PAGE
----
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Panel aims to stop drug-fueled `turf war'

Location: 
FL
United States
Publication/Source: 
Miami Herald
URL: 
http://www.miamiherald.com/460/story/73707.html

Federal prosecutors will retry Oakland, Calif., marijuana grower known as the 'ganja guru'

Location: 
San Francisco, CA
United States
Publication/Source: 
The Arizona Daily Star
URL: 
http://www.azstarnet.com/news/178376

Book Offer: Lies, Damn Lies, and Drug War Statistics

http://stopthedrugwar.org/files/drugwarstatisticsbook.jpg
Normally when we publish a book review in our Drug War Chronicle newsletter, it gets readers but is not among the top stories visited on the site. Recently we saw a big exception to that rule when more than 2,700 of you read our review of the new book Lies, Damned Lies, and Drug War Statistics: A Critical Analysis of Claims Made by the Office of National Drug Control Policy. Much of this reading took place during a week that had other very popular articles as well, so clearly the topic of this book, which was authored by respected academics Matthew Robinson and Renee Scherlen, has struck a chord. As well it should.

Please help DRCNet continue our own work of debunking drug war lies with a generous donation. If your donation is $32 or more, we'll send you a complimentary copy of Robinson and Scherlen's book to help you be able to debunk drug war lies too.

Over the coming weeks I will be blogging on our web site about things I've learned reading Lies, Damn Lies, and Drug War Statistics. Stay tuned!

Your donation will help DRCNet as we advance what we think is an incredible two-year plan to substantially advance drug policy reform and the cause of ending prohibition globally and in the US. Please make a generous donation today to help the cause! I know you will feel the money was well spent after you see what DRCNet has in store. Our online donation form lets you donate by credit card, by PayPal, or to print out a form to send with your check or money order by mail. Please note that contributions to the Drug Reform Coordination Network, our lobbying entity, are not tax-deductible. Tax-deductible donations can be made to DRCNet Foundation, our educational wing. (Choosing a gift like Lies, Damn Lies, and Drug War Statistics will reduce the portion of your donation that you can deduct by the retail cost of the item.) Both groups receive member mail at: DRCNet, P.O. Box 18402, Washington, DC 20036.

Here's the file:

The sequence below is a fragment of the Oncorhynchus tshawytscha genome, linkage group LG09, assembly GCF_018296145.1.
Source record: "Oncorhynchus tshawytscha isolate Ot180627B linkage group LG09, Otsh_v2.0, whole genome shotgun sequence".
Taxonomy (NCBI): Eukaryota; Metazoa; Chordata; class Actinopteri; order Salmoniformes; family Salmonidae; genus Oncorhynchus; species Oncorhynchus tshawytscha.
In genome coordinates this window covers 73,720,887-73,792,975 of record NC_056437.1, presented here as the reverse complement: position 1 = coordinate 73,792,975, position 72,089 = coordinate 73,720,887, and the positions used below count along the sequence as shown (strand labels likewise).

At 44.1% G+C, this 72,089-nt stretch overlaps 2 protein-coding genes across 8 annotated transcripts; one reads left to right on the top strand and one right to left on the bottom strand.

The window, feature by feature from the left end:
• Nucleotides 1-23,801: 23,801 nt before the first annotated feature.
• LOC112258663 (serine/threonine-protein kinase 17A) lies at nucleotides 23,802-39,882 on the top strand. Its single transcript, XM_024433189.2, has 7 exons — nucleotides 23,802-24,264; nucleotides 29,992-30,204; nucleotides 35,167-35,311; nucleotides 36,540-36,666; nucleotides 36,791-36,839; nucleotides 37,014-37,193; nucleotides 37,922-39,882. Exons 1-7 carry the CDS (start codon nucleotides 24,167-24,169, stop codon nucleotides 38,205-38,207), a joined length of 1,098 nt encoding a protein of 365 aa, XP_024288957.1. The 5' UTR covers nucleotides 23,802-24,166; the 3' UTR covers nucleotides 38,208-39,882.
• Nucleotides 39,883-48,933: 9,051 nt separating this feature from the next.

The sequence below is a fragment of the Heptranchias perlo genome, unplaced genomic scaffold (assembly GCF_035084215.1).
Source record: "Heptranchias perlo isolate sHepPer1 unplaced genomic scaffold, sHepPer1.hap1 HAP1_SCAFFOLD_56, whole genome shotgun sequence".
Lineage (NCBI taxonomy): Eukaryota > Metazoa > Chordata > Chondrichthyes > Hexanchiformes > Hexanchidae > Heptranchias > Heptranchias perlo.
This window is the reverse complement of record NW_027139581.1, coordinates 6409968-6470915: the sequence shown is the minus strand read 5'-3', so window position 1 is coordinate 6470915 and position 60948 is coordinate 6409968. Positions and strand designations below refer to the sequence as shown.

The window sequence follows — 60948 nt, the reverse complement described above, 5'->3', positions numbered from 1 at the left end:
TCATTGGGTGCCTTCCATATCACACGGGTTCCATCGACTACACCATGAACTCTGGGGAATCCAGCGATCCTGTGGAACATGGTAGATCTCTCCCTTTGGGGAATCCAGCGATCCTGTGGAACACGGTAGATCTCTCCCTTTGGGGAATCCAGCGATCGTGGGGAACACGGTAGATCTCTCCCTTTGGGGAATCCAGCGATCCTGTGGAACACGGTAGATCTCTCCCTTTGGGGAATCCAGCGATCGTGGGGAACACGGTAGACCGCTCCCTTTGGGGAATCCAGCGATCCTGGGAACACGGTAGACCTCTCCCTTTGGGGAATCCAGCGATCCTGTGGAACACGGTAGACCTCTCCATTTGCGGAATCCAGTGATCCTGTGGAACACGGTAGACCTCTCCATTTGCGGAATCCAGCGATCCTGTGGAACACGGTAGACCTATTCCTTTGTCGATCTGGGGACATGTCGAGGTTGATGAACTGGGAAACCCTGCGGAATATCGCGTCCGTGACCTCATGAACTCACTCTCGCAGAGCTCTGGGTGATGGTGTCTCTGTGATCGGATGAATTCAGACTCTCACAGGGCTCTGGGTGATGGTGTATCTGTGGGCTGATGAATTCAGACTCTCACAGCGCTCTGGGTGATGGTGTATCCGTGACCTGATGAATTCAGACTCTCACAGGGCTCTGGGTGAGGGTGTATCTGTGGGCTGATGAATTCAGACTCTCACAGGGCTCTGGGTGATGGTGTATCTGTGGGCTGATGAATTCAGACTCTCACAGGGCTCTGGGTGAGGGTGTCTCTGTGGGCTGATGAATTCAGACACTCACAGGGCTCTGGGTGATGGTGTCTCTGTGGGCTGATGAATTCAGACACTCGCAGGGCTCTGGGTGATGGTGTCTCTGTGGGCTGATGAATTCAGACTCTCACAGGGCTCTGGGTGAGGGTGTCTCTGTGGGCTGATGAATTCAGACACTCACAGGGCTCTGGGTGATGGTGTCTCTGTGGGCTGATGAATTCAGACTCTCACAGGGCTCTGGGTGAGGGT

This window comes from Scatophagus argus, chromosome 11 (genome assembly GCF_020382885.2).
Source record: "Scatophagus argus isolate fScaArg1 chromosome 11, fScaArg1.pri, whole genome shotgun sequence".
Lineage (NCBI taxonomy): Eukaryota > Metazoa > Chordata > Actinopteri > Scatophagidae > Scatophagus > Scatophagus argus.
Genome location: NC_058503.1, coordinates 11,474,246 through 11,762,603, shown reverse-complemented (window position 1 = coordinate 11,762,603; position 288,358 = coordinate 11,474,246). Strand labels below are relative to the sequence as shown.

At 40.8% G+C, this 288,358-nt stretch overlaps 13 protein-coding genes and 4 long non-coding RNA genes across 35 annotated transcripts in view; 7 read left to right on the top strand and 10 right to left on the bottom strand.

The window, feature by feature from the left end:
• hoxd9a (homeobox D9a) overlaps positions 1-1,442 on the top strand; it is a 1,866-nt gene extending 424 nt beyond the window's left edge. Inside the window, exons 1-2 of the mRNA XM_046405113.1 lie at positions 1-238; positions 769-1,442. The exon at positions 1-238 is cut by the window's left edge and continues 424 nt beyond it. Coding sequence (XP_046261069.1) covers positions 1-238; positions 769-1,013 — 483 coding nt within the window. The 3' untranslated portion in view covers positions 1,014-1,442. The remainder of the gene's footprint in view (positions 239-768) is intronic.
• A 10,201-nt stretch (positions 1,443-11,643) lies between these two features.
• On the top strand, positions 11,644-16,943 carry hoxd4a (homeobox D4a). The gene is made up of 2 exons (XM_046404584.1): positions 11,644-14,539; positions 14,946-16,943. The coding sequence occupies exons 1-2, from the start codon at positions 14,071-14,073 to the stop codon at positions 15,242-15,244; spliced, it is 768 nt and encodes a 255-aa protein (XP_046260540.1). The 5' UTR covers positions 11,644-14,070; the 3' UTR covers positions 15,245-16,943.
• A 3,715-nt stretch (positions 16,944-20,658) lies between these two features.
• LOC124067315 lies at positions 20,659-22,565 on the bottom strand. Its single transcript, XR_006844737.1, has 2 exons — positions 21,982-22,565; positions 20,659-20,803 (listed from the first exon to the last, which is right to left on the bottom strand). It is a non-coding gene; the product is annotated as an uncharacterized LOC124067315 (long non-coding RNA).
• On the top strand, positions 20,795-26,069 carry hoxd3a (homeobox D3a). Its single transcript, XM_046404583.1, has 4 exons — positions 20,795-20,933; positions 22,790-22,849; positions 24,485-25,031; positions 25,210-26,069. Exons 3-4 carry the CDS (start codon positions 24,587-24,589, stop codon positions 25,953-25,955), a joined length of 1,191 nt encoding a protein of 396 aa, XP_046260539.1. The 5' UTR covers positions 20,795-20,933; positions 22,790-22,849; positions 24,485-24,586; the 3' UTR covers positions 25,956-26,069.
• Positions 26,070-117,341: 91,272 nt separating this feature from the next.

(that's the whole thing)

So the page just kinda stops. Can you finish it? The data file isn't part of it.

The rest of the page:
Thank you for your support, and hope to hear from you soon.

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David Borden
Executive Director

P.S. You can read Chronicle editor Phil Smith's review of the book here.

Feature: The War on Salvia Divinorum Heats Up

Middlebury, Vermont, this week declared a public health emergency to prevent a local business from selling it. It's already illegal in five states -- Louisiana, Missouri, Tennessee, Oklahoma and Delaware -- and a number of towns and cities across the country, and now politicians in at least seven other states have filed bills to make it illegal there. For the DEA, it is a "drug of concern."

http://stopthedrugwar.org/files/salvialeaves.jpg
salvia leaves (photo courtesy Erowid)
It is salvia divinorum, a member of the mint family from Mexico, where it has been used by Masatec curanderos (medicine men) for centuries. Within the past decade, awareness of its powerful hallucinogenic properties has begun to seep into the popular consciousness. Now, it is widely available at head shops and via the Internet, where it can be purchased in a smokeable form that produces almost instantaneous intoxication and a freight train of a trip lasting a handful of minutes.